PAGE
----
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Yangzi River

Yangzi River

The Yangzi river (), still often known by its old name of Yangtse WG, is the third longest river in the World and drains a vast basin of 772,200 sq miles [1,999,989 sq kms] with a flow of 29,000 m3 at its mouth, making it the second largest after the Amazon and has over 20 times the flow rate of the Yellow River. The build up silt at the outflow advances the delta by about 60 feet [18 meters] each year.

Yangzi River, river
The upper Yangzi valley in Yunnan

Route of the Yangzi

The Yangtse river rises in Qinghai, flows south to form the border between Tibet and Sichuan and enters Yunnan where it makes an about turn to head north east back into Sichuan. It then flows through the three famous gorges (Xiling, Wu and Qutang) in the new province of Chongqing. After the Three Gorges dam the Yangzi enters the lowland lakes of Hubei. The river then meanders more slowly through Anhui before reaching the sea in Jiangsu. Shanghai lies close to its mouth where it enters the South China Sea. Three great cities and provincial capitals are located along its way: Chongqing; Wuhan and Nanjing. Nanjing has at times been the capital of the whole of China.

Yangzi Gorge, Yangzi River, river
Tributary of the Yangtze River Photo by Oskarp , available under a Creative Commons license .

Huge lakes, principally Poyang and Dongting, in the lower reaches act as buffer stores for summer rains to help prevent flooding further downstream. The Yangzi is easily navigable upstream as far as Wuhan and Yichang.

Three Gorges Dam

The Three Gorges giant dam (Sanxia) built just upstream of Samdouping was completed in 2006 had three benefits: generation of 67 billion KW/h of hydro-electric power; flood prevention and better navigation up to Chongqing. The dam is 600 feet [183 meters] high and 1,243 miles [2,000 kms] wide and creates a 400 miles [644 kms] long reservoir. It is the largest hydro-electric power station in the world, but not the largest dam. To navigate up and downstream ships take nearly three hours to pass through the largest lock system in the world. Originally teams of trackers hauled boats upstream through the dangerous rapids of the gorges aided by pilots. A smaller dam at Gezhouba was completed in 1988. The original plans were drawn up with American help in the Chiang Kaishek era, the project was then taken up by Mao Zedong. With the higher river level more boats can now reach Chongqing more quickly, but at the cost of the displacement of 400,000 people. Most Yangzi river cruises ply their trade between Chongqing and the Three Gorges dam.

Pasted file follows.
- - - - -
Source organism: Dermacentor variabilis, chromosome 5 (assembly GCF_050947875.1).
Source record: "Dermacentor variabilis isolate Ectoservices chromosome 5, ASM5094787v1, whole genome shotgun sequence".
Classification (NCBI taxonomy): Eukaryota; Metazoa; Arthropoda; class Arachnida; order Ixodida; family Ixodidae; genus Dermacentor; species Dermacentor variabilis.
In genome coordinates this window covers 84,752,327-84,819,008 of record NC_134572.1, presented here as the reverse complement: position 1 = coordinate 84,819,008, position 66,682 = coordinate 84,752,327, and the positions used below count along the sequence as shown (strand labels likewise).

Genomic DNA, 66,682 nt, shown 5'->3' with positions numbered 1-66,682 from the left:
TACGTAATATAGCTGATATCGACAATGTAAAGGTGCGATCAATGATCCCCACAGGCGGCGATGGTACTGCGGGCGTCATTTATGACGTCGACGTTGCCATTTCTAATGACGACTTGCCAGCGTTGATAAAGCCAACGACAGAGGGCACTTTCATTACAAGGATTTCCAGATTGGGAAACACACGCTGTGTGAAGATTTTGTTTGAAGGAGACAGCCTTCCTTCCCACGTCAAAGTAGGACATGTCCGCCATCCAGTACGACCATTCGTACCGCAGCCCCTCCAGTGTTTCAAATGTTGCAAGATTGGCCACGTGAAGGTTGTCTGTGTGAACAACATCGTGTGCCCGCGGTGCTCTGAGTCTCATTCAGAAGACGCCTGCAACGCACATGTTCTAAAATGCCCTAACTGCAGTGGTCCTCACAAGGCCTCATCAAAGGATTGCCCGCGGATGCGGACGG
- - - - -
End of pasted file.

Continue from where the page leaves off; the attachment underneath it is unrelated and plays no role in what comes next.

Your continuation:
Chongqing, Yangzi River, modern housing
View of Chongqing from the Yangzi River Copyright © Dreamstime see image license

Yangzi History

During the Song dynasty the Mongols invaded from the north and so the capital of China moved to Hangzhou and the Yangzi river was the focus of the Chinese nation rather than the Huang He (Yellow River). After the Taiping Rebellion, Britain and other European powers sought to increase their influence in the Yangzi basin, and had trading concessions at Hankou (which is now part of Wuhan) and Chongqing. Foreign steamboats and gunboats frequently sailed up the Yangzi as far as Chongqing, although they still needed the help of trackers and pilots over the most difficult stretches. During the days of the Japanese occupation (1931-1945) Chiang Kaishek ruled ‘Free China’ from Chongqing and controlled the upper Yangzi valley. During this period, in July 1935 the Yangzi suffered its worst flood in modern times, killing about 140,000 people and covered an area about the same of the whole U.K.. Previous and equally damaging floods occurred in 1911 and 1530, the three gorges dam should prevent such disastrous flooding happening again.